Author Affiliations: Department of Internal Medicine, Beth Israel Deaconess Medical Center, Boston, Massachusetts.
We thank Barletta and El-Ibiary for their insightful comments. We wholeheartedly agree regarding the importance of attempting to identify subgroups of hospitalized, noncritically ill patients with heightened risk for nosocomial GI bleeding to determine if risk is high enough to warrant routine prophylaxis with acid-suppressive medication. Such analyses in critically ill patients were instrumental in identifying high- and low-risk subgroups of patients with numbers needed to treat of 30 and 900, respectively.1 We are currently completing such analyses in our large cohort of hospitalized, noncritically ill patients and hope to shed light on this issue in the future.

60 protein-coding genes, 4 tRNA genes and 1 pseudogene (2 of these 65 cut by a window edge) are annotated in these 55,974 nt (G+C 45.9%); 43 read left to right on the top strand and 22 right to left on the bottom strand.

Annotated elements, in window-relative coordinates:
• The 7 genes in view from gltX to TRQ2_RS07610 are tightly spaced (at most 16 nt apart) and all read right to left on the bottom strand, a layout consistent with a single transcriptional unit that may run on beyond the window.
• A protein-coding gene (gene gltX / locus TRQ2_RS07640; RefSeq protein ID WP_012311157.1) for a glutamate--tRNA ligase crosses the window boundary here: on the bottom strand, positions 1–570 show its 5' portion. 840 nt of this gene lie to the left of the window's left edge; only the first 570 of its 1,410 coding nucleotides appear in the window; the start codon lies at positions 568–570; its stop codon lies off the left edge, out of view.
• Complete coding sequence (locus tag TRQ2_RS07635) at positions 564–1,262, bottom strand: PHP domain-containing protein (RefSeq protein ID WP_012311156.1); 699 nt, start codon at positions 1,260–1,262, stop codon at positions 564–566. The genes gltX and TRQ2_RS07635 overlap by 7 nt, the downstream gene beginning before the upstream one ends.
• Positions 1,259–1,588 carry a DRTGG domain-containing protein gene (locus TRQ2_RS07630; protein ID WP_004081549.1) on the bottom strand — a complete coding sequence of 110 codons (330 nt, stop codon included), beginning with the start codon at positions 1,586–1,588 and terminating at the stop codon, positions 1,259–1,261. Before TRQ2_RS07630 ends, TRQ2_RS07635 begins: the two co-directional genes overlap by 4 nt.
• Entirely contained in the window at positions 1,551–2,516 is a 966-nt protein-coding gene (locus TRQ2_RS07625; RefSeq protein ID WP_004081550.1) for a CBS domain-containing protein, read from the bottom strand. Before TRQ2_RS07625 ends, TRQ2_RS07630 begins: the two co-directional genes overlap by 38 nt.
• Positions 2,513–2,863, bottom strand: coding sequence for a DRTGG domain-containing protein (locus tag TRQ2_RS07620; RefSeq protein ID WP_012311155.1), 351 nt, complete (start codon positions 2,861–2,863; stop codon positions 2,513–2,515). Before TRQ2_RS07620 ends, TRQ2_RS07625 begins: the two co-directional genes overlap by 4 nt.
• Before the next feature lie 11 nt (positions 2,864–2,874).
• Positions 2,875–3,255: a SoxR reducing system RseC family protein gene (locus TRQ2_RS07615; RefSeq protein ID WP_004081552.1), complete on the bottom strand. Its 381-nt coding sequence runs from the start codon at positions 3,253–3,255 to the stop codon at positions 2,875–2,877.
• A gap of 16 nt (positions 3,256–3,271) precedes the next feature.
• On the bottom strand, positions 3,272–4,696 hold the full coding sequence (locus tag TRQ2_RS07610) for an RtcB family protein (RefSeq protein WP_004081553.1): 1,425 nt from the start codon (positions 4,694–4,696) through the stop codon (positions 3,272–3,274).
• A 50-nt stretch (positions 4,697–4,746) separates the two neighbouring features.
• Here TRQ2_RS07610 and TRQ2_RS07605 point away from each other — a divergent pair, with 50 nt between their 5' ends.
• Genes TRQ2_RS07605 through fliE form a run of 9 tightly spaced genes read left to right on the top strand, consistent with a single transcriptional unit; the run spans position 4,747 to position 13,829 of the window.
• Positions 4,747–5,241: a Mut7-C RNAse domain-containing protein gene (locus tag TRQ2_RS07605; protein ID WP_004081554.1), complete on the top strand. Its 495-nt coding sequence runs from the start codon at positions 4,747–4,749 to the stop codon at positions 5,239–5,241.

Shoshana J. Herzig, Edward R. Marcantonio. Acid Suppressive Therapy in Noncritically Ill Patients—Reply. Arch Intern Med. 2011;171(20):1862–1864. doi:10.1001/archinternmed.2011.514